Veenstra & Kimm president Bob Veenstra said Wednesday that he was unaware that the lawsuit had been filed and could not comment.
Citing the pending litigation, Sergeant Bluff officials have declined further comment on the suit. In a press release, the city said its water is safe and that residents should not be concerned about using or drinking it.
According to the lawsuit, the city hired Veenstra & Kimm in 2008 to study its future water needs, costs for a water plant that would provide iron and manganese removal, and costs for water wells to supply it. The firm was later contracted to review the city’s facilities at that time, study site selection for a new water treatment plant and provide an estimate on operating costs.
In November 2008, Veenstra & Kimm recommended that the city build a new water plant, and the city contracted with the firm to design a facility cable of handling approximately 2.2 million gallons per day, including iron and manganese removal, and also be capable of possible future expansion.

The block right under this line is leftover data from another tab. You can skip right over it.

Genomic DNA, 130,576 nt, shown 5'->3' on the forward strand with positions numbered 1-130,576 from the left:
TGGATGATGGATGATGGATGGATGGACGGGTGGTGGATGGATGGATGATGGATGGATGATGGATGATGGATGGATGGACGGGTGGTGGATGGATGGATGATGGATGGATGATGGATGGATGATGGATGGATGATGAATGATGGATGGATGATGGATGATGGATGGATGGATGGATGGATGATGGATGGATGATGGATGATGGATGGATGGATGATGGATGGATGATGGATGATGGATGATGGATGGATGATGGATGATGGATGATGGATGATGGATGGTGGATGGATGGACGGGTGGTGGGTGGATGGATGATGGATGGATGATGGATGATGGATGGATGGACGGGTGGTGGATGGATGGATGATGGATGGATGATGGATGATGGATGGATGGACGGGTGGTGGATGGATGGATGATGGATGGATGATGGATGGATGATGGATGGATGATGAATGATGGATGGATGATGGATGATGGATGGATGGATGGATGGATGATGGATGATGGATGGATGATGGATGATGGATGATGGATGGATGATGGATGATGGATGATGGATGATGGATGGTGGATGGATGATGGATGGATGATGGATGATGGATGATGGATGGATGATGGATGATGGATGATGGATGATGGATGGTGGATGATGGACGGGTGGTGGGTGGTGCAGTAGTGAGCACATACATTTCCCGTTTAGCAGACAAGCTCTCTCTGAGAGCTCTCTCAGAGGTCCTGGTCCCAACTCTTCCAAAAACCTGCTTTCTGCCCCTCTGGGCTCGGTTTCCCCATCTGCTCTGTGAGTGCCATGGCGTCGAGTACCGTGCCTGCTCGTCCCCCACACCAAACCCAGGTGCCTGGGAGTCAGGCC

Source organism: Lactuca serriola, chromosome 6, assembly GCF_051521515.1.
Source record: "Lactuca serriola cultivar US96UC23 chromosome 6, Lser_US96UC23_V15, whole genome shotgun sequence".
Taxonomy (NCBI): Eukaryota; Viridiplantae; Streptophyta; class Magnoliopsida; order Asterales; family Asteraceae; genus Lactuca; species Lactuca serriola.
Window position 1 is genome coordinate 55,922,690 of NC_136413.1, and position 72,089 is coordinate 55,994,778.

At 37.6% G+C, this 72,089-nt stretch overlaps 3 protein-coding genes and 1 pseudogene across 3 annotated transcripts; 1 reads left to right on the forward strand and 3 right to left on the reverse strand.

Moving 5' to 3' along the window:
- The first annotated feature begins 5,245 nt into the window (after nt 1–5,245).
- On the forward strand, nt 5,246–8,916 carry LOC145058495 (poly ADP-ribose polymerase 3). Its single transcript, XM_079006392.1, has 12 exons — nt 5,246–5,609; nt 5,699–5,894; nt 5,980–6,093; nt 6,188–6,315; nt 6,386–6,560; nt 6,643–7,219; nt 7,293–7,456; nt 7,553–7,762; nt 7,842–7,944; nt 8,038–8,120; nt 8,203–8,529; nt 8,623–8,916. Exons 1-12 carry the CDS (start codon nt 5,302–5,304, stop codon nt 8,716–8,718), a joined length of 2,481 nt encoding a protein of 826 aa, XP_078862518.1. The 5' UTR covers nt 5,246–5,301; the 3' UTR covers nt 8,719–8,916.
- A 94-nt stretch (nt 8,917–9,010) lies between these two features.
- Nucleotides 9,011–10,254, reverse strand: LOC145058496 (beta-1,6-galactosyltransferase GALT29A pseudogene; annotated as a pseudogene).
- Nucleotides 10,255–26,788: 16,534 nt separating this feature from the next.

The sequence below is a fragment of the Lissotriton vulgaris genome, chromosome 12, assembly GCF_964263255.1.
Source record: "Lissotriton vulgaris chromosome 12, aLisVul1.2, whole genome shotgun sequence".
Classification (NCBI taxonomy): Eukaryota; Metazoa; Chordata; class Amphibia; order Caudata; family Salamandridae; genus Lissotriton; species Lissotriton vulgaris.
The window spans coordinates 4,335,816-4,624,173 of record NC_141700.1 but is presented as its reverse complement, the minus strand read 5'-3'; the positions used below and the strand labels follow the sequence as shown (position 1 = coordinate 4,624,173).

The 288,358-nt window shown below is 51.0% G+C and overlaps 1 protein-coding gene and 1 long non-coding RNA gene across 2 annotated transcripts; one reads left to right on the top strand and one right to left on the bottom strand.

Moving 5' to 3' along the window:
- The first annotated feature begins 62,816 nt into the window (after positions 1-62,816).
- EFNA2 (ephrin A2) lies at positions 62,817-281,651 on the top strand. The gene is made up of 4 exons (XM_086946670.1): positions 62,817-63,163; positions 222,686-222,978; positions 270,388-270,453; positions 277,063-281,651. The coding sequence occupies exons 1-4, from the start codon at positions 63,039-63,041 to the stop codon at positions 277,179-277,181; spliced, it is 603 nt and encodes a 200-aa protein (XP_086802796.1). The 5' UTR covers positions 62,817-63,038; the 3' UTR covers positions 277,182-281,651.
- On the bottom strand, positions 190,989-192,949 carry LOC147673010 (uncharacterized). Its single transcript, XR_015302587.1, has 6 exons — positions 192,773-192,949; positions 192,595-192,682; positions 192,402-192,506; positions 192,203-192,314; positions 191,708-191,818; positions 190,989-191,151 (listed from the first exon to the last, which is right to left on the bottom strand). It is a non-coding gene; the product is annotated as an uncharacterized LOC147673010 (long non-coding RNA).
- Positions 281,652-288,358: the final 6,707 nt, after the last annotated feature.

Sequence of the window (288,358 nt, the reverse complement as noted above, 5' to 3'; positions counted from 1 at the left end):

The city’s website says the plant, at 50 S. Lewis Blvd., is capable of producing 2.7 million gallons of water per day and has the ability to upgrade production to 4.2 million gallons.
Sergeant Bluff contends the firm designed the plant with equipment incapable of producing at the required level and that the firm did not analyze and use all the water data while designing the project.
The engineering firm attempted to make the plant operational according to contract terms, the lawsuit said, but walked away from the project in August 2014.…